“But I don’t want to be THAT parent!” You know your child best so if there has been a change in their behaviour, their attitude toward learning or their general happiness that is worrisome and that you are not able to explain, it is important to ask questions. Be prepared that the reason may not be as simple as “They’re bored and unchallenged.” And don’t necessarily accept, “All kids are like this at this age.” Children are complex and the source of their stress can be hard to find. Begin with strengthening the relationship with their teacher and letting them in on your worries.

“I am concerned, can you help me?” How you approach the situation is important. If you go into any meeting believing you have the “solution” to the problem, you are likely to meet with resistance. If you subscribe to the adage “if you aren’t part of the solution, you’re part of the problem” then you know how important it is to empower everyone to be part of the solution. The teachers/school (and vice versa) must be empowered  to be equal partners in seeking out the source of your worry as both parties will need to engage in carrying out potential solutions. If they aren’t certain what they can do to help, ask them if there is someone else they can recommend or refer you to whether it be a principal and, if available, a gifted specialist. Most importantly, choose your time to ask the question carefully. None of us are good at applying perspective to a problem when we are in a state of stress.

Be prepared: no system is perfect. I think the biggest source of frustration for many gifted students, their parents and educators of the gifted is that sometimes the system has a lot of difficulty delivering what each of us believe would be the “suitable and successful” learning environment for the gifted. The first problem is the differences in definitions of what constitutes suitable and successful. The second problem is that 2.1% of a population is a relatively small group and there are many concerns and budgets that need to be balanced. Don’t let that stop you. In my experience, most teachers are committed to supporting the needs of the children in their class. But remember, even if you do manage to find a solution with one educator/school, often educators and administrators don’t always stay in the same place for long periods of time and so you might find yourself revisiting the needs of your child with new people each year.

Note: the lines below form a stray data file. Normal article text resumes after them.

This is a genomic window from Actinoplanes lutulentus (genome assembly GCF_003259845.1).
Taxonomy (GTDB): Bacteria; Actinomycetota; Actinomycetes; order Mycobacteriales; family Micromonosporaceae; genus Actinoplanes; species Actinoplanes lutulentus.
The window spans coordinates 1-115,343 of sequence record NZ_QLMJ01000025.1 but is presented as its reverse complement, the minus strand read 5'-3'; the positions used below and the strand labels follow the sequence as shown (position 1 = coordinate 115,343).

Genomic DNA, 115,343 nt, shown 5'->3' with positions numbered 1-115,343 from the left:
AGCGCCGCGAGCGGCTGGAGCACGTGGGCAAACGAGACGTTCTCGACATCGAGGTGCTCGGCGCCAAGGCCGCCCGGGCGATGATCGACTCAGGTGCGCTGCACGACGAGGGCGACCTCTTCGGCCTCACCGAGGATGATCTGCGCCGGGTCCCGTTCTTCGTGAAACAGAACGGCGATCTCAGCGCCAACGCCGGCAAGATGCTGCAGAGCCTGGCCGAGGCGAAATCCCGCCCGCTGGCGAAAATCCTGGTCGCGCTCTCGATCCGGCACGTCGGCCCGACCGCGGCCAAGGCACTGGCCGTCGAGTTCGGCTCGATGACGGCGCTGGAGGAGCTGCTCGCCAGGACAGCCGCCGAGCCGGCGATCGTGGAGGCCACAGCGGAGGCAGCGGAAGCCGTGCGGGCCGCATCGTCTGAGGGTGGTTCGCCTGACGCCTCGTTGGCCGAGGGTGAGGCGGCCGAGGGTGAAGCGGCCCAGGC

If need be, look for options.  Sometimes you may find the support you are looking for isn’t available in the way you feel would best meet your child’s needs. There are opportunities and organizations outside of the school that do allow your child to work to their potential in areas of specialization. Many of the students I work with are involved in extra-curricular programming that caters to their excellence. Do not under-estimate the value of these in fostering confidence and a love of learning.  Sometimes switching schools and/or school districts can be an option so it might be worthwhile exploring how another school/district might approach supporting gifted students. I have had many students whose “change of scenery” has made a big difference. Some parents have chosen to home school and there is a wealth of information available online and within individual communities for parents who pursue this route. This is a HUGE commitment but what you can learn about yourself and your child if you choose this route is invaluable.

Embrace the journey. The process of asking for help, advocating for those in need, empowering those who are positioned to be part of the solution and forgiving those who aren’t always able to understand is a powerful learning experience. Modelling this process is one of the biggest gifts you can give your child. We must learn to live and ask questions in an imperfect world so that where and when possible, we can make a difference.

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Stop. Listen. Know when and how to advocate.

It is the second week of school and I am greeted at breakfast by a child with sad eyes. “Please don’t make me go to school Mom. My teacher is mean!” And with this she bursts into tears.

“Wow, this is the first I’ve heard about her being mean. What did she do that’s mean?” I ask.

“It’s hard to explain, she’s just mean. Please don’t make me go back!”

We move to the couch where where she can cuddle next to me. “Can you tell me what happened yesterday?”

“She said she was going to really push us hard this year and make us move out of our comfort zones! I don’t want to move out of my comfort zone!” There is another round of tears.